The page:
At 9 p.m., I point the
remote control at the TV and firmly press the OFF button.
planning to watch the 911 special, were you?" I ask David, almost as
"Well yes, actually," he
says. "I was
to watch it. But I'll defer to you."
I'd made up my mind,
days ago, that I'm simply not ready to watch a six-month anniversary
retrospective about the terrorist attacks. I'll admit it: I'm a coward.
I am afraid of all the dark and dangerous emotions it might dislodge.
Emotions that threatened to undo me six months ago. Emotions that can
still undo me, if
I'm not careful. Emotions that at the very least could make it
impossible to get out of bed tomorrow morning, and
at their very worst could send me dive-bombing into the nearest box of
"Let's split the
difference and watch 'The X-Files,' " I say, and we turn the TV back
on, with the sound on low, and settle into bed to relax and unwind and
begin the sweet comfortable descent into sleep.
At that moment the phone
I leap out of bed and run to
the kitchen to answer it. It's
Daughter #2 again, sounding agitated and garbled, calling from the
home of an undisclosed 'friend' ("Don't
ask me, dude," she says to me. "I can't tell you."). She is
requesting that I wire her a sizeable chunk of cash,
right now, so she can get her personal belongings out of storage. I say
no, I'm not going to send her any money, but if she gives me the
name and phone number of the storage facility, I will call them in the
morning and pay her overdue storage bill by credit card.
She hangs up
This necessitates a quick call
to the ex-husband, alerting him
to the fact that D#2 is 1.) on the prowl for money, and 2.) probably
going to require some help dealing with the storage people. He promises
to pay her bill and help her move her stuff on Monday, but only if
she calls and asks him to.
Another long-distance call,
this time to
D#2's voicemail service, where I leave her a message to get in touch
with her father. I love you
very much, I say, but
I'm too far away to help you with this one. Your dad is the person to
By the time I get back
to the bedroom, feeling heavy-hearted, The X-Files have devolved into
the usual incomprehensible blather and nonsense. David has abandoned TV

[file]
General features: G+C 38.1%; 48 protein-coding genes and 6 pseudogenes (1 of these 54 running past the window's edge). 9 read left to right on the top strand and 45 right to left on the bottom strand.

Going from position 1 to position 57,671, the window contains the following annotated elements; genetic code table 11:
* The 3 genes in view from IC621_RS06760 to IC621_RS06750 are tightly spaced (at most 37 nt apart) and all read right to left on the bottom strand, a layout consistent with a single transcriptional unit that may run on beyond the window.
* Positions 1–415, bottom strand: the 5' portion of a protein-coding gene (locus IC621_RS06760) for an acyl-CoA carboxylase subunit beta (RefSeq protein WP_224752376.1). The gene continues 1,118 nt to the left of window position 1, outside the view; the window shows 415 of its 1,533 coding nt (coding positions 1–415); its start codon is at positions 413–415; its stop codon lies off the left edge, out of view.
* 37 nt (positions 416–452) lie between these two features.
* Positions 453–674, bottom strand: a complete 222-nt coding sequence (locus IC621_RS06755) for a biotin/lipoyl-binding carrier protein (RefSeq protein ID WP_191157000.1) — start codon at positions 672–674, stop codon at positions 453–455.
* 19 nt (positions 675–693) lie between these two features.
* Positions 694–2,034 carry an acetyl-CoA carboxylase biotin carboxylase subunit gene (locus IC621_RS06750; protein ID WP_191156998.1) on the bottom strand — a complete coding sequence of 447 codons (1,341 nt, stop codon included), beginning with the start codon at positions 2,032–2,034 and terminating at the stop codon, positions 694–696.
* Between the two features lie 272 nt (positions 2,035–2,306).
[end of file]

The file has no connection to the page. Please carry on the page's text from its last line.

entirely and escaped into a library book.
I hand him the remote
and say, "Let's watch your show."
We've missed the first
twenty minutes -- we tune in just as the first airplane is
into the tower: an eerie parallel to the way we saw it the morning it
happened -- but after only a few minutes I'm glad I changed
The program turns out to be a bazillion times more uplifting than I'd
expected it to be. We lay in bed, side by side, and hold hands as we
watch. It is less a grim retelling of fact -- another heartbreaking
body-count -- than a celebration of human spirit and survival. The dark
emotions resurface, of course ... grief, fear,
rage, a sort of vague overall What's
the use? feeling ... but the
negative feelings are balanced by reminders of what is good and true
and worthwhile about people.
It is exactly what I
It's a fine line I walk,
these days, between looking toward the future and feeling like
there might not BE a future. Even on my best days I am aware of the
fact that there is a
lightheartedness -- an underlying joy of spirit --
that is gone from my
life forever, as a direct result of 911. In this, I doubt that I am
much different than anybody else. Most days, for me, it's a matter of
putting one foot in front of the other. Staying focused on the task at
hand. Trying to make things better for my children. Finding my
happiness in dribs and drabs, here and there. I don't consciously set
out to ignore the bad stuff. But on the other hand, I don't go out
of my way to dwell on it, either. Some people might call that
'avoidance.' I call it 'sanity management.'
Still ... every once in
a while I do need to force-feed myself a big stinky dose of reality, as
unpalatable and as unpleasant as it may be to swallow. It keeps me
human. It keeps me connected to the rest of the world. It reminds me
that -- as much as I may enjoy believing otherwise -- it actually isn't
all about *me.*
And it allows me to
confront those dark emotions ... instead of always changing the
throw a rock